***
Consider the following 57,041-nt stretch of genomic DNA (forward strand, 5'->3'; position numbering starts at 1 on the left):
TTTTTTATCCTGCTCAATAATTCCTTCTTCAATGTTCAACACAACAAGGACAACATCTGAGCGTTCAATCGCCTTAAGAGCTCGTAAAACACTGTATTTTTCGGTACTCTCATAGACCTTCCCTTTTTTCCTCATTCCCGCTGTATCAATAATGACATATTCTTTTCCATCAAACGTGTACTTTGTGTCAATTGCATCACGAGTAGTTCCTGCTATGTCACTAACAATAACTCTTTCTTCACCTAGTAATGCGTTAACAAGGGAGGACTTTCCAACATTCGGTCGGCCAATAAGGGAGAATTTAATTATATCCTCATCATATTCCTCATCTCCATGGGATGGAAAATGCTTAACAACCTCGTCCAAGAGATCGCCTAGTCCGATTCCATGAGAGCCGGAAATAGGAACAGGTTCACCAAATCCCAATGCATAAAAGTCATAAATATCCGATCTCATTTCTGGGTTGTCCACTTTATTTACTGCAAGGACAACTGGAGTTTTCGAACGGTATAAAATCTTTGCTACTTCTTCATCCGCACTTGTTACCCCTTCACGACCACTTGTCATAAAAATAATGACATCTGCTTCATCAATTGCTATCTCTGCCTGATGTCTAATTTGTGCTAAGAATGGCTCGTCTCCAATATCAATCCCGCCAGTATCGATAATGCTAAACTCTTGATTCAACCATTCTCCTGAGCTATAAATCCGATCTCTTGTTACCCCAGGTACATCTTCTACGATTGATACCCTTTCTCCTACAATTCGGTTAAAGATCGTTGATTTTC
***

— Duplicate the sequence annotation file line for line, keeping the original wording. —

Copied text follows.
Consider the following 57,041-nt stretch of genomic DNA (forward strand, 5'->3'; position numbering starts at 1 on the left):
TTTTTTATCCTGCTCAATAATTCCTTCTTCAATGTTCAACACAACAAGGACAACATCTGAGCGTTCAATCGCCTTAAGAGCTCGTAAAACACTGTATTTTTCGGTACTCTCATAGACCTTCCCTTTTTTCCTCATTCCCGCTGTATCAATAATGACATATTCTTTTCCATCAAACGTGTACTTTGTGTCAATTGCATCACGAGTAGTTCCTGCTATGTCACTAACAATAACTCTTTCTTCACCTAGTAATGCGTTAACAAGGGAGGACTTTCCAACATTCGGTCGGCCAATAAGGGAGAATTTAATTATATCCTCATCATATTCCTCATCTCCATGGGATGGAAAATGCTTAACAACCTCGTCCAAGAGATCGCCTAGTCCGATTCCATGAGAGCCGGAAATAGGAACAGGTTCACCAAATCCCAATGCATAAAAGTCATAAATATCCGATCTCATTTCTGGGTTGTCCACTTTATTTACTGCAAGGACAACTGGAGTTTTCGAACGGTATAAAATCTTTGCTACTTCTTCATCCGCACTTGTTACCCCTTCACGACCACTTGTCATAAAAATAATGACATCTGCTTCATCAATTGCTATCTCTGCCTGATGTCTAATTTGTGCTAAGAATGGCTCGTCTCCAATATCAATCCCGCCAGTATCGATAATGCTAAACTCTTGATTCAACCATTCTCCTGAGCTATAAATCCGATCTCTTGTTACCCCAGGTACATCTTCTACGATTGATACCCTTTCTCCTACAATTCGGTTAAAGATCGTTGATTTTC